Wild boar have only recently re-established themselves in Britain, but the debate about how to manage these secretive animals and whether they should be here at all could run and run. Once a native species, wild boar became extinct more than 300 years ago through over-hunting and habitat loss, but have made a comeback following accidental and deliberate releases from farms, parks and abattoirs. They have established small breeding populations in Kent and East Sussex, the Forest of Dean, Herefordshire, Dorset and Devon.

Escapees from a Devon farm had to be rounded up by the Dulverton Farmers’ hunt some had roamed 40 miles. Last year, Defra estimated there were about 1,000 wild boar in England, although some believe the true figure is much higher. It’s a year since Defra launched its Wild Boar Action Plan, and, although groups such as the National Gamekeepers’ Organisation called for eradication, the policy of giving landowners and communities the power to cull animals that threaten the environment, farming or human safety was largely welcomed.

‘They’re a fascinating, highly charismatic and intelligent species that has reintroduced itself via the back door,’ says boar authority and former Defra scientist Dr Martin Goulding. Although some welcome boars’ return and the benefits they bring to ancient woodland, there are concerns over their impact on agriculture (boar like maize, potatoes and turnips) and gardens, as well as the risk of their transmitting diseases, causing road accidents and even attacking people. They reproduce rapidly, producing litters of eight to 10 each year, and have even been known to infiltrate pedigree pig farms with startling inter-breeding results.

Dr Goulding now has doubts about the effectiveness of the Government policy. ‘At the time, there were several indications that it had been hastily written, and, since then, there’s still been no action. It’s a fine idea to let landowners decide if they want wild boar, but the Government still hasn’t told them how to do it. There’s no close season for culling, which isn’t sensible management it’s barbaric. They’re still not telling people what calibre weapon to use, whether to shoot them in the day or at night, with a lamp, or from a high seat, and so on.’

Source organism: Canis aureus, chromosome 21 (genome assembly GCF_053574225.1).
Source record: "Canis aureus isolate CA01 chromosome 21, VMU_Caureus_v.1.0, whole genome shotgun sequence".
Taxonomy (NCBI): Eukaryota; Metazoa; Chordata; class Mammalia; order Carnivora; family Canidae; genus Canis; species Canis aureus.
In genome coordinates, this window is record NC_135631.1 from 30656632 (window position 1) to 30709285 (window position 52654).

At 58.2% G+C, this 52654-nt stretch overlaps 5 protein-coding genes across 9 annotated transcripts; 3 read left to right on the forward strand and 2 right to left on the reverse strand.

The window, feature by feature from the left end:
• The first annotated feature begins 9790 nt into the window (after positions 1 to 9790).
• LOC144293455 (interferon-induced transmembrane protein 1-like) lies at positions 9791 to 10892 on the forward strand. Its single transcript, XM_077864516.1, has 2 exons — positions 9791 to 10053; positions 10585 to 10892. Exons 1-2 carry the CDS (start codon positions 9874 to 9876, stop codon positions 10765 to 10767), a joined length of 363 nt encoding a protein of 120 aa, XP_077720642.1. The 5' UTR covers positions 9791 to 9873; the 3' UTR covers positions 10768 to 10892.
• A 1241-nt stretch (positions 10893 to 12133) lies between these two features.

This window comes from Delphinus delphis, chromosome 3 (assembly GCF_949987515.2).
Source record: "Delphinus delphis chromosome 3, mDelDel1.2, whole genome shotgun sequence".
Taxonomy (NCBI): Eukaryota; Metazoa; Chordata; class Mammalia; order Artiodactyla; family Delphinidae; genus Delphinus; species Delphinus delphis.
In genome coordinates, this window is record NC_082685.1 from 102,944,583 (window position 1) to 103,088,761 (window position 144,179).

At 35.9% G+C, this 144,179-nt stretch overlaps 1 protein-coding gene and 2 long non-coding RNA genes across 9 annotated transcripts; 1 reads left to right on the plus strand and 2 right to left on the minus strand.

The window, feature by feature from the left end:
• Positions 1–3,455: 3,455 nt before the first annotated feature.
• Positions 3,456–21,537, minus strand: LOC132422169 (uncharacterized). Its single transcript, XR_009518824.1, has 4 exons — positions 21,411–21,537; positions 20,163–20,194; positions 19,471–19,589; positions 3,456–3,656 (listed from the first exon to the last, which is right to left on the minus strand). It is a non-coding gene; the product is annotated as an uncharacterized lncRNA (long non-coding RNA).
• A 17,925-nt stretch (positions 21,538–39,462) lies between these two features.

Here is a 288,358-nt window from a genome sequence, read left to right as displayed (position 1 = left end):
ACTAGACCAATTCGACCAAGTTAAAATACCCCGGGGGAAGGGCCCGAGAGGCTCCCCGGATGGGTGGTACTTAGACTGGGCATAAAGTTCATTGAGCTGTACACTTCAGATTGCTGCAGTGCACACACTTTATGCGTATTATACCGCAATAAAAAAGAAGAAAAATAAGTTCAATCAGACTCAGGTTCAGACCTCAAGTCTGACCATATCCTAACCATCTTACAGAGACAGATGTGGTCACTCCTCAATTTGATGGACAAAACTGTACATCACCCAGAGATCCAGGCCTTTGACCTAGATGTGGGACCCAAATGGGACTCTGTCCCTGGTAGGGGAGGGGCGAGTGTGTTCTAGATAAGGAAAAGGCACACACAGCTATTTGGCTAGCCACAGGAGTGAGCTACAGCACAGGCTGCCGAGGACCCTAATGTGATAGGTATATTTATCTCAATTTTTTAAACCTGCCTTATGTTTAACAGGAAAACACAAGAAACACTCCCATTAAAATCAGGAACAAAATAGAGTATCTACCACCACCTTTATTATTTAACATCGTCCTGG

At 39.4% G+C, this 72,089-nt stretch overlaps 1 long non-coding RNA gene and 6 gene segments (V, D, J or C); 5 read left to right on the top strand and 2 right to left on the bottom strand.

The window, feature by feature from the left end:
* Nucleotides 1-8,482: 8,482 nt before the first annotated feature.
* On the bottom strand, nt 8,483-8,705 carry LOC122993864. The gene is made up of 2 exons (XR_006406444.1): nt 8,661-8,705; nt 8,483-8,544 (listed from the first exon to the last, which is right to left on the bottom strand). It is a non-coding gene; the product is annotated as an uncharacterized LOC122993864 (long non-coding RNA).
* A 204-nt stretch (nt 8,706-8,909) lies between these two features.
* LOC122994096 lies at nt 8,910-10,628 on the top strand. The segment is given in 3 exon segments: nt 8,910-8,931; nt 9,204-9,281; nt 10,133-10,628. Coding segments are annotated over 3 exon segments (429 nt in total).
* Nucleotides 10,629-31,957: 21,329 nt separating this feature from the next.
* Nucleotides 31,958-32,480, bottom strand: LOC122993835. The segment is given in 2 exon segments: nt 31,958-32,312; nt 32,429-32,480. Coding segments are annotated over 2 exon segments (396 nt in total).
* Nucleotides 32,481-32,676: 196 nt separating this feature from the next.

However, a Defra spokesman is confident that its policy is the right one and will review it after three years, plus other options. ‘People are now able to decide how to manage feral wild boar according to the local situation,’ says the spokesman, adding that guidance on controlling wild boar responsibly is available. Peter Watson, executive director of the Deer Initiative (DI), confirms that best-practice guide-lines should be on the DI website by May. ‘I think wild boar are an asset rather than a problem, but we have to manage them.’

Most people agree that shooting boar with a high-powered rifle is the best way to control numbers. Charles Wilson, wildlife specialist at Natural England, believes established populations in Kent and Dorset have been kept under control by culling. ‘It’s too early to say how effective the overall strategy will be in the longer term, but we’ll see how things go.’

‘Whether we like it or not, shooting is the only way, but we must do it efficiently; an injured wild boar is horribly dangerous,’ warns Dr Goulding, who also dismisses Defra’s study into the use of immuno-contraceptives in feral females. ‘Contraceptives are something for the future, they’re not a magic bullet. We’ve never had an animal like wild boar in recent history. People are frightened of them, but we need to respect them and learn how to live with them.’

Boar and the law

There are no specific restrictions governing wild-boar control, although police firearms licensing branches require that wild boar are specifically listed on a firearms certificate (FAC).

The police don’t consider the term ‘other vermin’, which appears on FACs to permit the culling of species such as foxes, to include wild boar. Police recommend using a centre-fire rifle with a minimum calibre of .270 and a minimum bullet weight of 130 grains. Wild boar will usually only be added to an FAC if the holder has authority to shoot in an area where wild boar are known to be present.